Almond’s piece essentially had the effect of stating the obvious–a variation of the phrase “it is sad” runs six times in as many sentences, as if by saying it over and over again, such tautology will lead us sucker punch-style, to find common ground on such sadness and we will stop thinking about it and start blaming ourselves.
A second essay, “Tragedy. Call. Compassion. Response.” by Roxane Gay, is more successful but no less obvious. The sad things discussed in this essay are the recent massacres in Norway and the death of singer Amy Winehouse.
Every day, terrible things happen in the world. It is overwhelming to try and make sense of any of it, to know how to feel about any of it, to be able to articulate those feelings, to express compassion when there is such a gaping, desperate need for it.
Gay isn’t saying we’re all to blame for these things happening. The problem addressed or discussed is how to calibrate our grief or compassion for what seems, at least through mass media, equally important events. Tens of people died in Norway as a result of a shooting. The man who did this was white with blue eyes, which is an opportunity to say people who kill on large scales are not all brown-skinned and Muslim.
And just when Gay seems on her way to Obviousnessville, just when we are about to be implicated somehow in the cruelty in the human condition, she brings up her empathy for the irredeemable characters in the HBO prison drama Oz. This brings in more obvious factors as race, of course, as well as the fact that Oz’s world is a fictional one, edited and scripted to produce exactly the same mimetic effect Gay describes, which is empathy for a man about to be executed. But still: could we feel just as empathetic for Anders Behring Breivik, the killer behind the Norway massacre?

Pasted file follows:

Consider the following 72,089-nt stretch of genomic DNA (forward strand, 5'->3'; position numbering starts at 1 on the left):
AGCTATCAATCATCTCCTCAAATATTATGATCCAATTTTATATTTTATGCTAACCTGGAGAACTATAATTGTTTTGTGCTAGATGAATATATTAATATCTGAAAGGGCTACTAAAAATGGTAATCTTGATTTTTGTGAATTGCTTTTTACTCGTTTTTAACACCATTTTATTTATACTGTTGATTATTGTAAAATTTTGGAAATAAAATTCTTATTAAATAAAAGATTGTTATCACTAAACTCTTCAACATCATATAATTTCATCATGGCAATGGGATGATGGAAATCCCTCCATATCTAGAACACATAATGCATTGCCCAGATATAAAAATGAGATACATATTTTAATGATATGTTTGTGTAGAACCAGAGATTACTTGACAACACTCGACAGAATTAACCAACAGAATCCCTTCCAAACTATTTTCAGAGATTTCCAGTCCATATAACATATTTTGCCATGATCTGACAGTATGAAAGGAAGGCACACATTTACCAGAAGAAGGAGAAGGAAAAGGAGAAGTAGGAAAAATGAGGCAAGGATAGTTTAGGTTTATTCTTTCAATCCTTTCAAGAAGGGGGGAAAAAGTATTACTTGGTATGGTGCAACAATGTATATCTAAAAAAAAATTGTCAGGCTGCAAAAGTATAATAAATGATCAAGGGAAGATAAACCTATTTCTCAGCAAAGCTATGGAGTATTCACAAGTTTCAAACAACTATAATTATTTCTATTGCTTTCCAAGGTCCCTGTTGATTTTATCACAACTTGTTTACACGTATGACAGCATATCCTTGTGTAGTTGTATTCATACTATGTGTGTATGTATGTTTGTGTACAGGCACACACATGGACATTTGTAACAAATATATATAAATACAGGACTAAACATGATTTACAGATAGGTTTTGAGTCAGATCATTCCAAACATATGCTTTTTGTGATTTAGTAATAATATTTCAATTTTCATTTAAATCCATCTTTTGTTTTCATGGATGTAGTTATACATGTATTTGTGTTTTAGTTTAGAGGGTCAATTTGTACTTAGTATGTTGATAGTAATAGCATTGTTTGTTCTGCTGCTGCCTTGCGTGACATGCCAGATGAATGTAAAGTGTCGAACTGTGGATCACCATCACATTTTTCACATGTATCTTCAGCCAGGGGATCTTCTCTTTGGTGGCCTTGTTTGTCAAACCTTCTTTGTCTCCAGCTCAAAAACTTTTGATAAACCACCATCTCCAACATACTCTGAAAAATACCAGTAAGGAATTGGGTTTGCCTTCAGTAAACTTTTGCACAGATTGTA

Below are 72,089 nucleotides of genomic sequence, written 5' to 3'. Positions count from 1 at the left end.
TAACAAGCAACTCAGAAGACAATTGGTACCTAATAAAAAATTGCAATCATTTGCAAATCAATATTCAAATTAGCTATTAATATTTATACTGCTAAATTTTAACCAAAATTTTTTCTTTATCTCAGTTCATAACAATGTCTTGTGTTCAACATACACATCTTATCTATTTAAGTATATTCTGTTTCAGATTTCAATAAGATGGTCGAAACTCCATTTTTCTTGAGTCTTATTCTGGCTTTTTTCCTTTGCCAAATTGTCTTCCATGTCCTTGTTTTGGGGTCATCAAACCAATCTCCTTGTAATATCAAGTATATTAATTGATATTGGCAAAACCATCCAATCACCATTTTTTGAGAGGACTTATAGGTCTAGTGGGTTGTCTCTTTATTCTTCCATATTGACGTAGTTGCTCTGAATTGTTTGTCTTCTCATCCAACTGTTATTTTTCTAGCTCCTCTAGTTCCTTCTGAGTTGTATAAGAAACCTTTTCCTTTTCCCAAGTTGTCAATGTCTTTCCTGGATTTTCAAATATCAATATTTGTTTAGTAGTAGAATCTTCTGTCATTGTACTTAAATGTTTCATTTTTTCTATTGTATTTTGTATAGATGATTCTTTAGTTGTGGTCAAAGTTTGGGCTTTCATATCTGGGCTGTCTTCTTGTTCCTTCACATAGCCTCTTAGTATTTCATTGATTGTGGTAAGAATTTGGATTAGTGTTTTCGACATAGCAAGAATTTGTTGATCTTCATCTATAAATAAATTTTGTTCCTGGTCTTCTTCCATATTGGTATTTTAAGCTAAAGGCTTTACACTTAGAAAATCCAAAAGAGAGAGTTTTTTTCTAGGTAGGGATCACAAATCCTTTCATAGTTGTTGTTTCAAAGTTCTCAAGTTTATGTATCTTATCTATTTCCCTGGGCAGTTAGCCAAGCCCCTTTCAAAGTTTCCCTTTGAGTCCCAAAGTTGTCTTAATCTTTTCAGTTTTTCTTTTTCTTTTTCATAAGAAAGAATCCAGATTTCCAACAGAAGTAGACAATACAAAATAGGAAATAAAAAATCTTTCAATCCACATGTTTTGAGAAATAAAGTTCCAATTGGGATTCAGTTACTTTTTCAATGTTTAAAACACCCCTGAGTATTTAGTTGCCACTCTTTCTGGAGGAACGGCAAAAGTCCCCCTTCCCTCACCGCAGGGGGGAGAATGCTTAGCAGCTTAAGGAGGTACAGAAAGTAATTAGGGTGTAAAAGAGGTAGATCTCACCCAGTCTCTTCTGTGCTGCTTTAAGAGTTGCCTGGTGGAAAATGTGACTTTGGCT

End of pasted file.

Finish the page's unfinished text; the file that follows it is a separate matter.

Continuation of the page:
That’s an interesting question, and that, too seems an obvious one, one that perhaps needs to be pointed out in a forum such as The Rumpus, which is a general interest website for writers or people who are interested in writing or interested, in particular, how to make one’s way as a writer and fast-tracked into learning the lingua franca of Getting Along With Writers. All of those are skills, as is the skill of writing an essay that makes drum-tight, obvious points: people turn to online fora and platforms to express rage, solidarity, surprise, ironic distance, gallows humor, and find a community in that. Such pronouncements lend themselves to short, punchy sentences, ones used in the obvious prose style of our time. Killing is bad. We feel bad. We are sad. Gay sends up the zero-degree style pretty brilliantly (“Tragedy. Call. Heart. Response. Tragedy. Call. Mind.”).
But it doesn’t make the points about our reactions to our reactions any less reductive or less obvious. The key words for Gay, “righteousness” on the one end of the spectrum and “compassion” on the other, seemingly mutually exclusive, come right at the point that an essayist needs to Call in The Cavalry, as I call it, which is to summon other people’s thoughts or words. Such a rhetorical move or gesture, even if unsuccessful, shows the reader that the essayist made some attempt to go outside the self, to find out what other people think. To not do so, I would say, leads to pieces such as these as turning into a polemic, which Almond’s most certainly turns into and Gay’s just misses being.
“We fret about words, we writers,” Susan Sontag writes. “Words mean. Words point. They are arrows. Arrows stuck in the rough hide or reality. And the more portentous, more general the word, the more they can resemble rooms or tunnels. They can expand, or cave in.” Both of these essays begin in portentous generality and only one ends in a kind of wisdom. Writing this kind of an essay, one that attempts to speak on behalf of others at a time when we are dealing with death, requires a special kind of responsibility, one that requires us to avoid the obvious and easy point and embrace the specific–sometimes universal, but often divisive, sometimes even hateful–that makes us human beings in the first place.
I hope someday I can write such an essay. Until then, I hope we keep trying.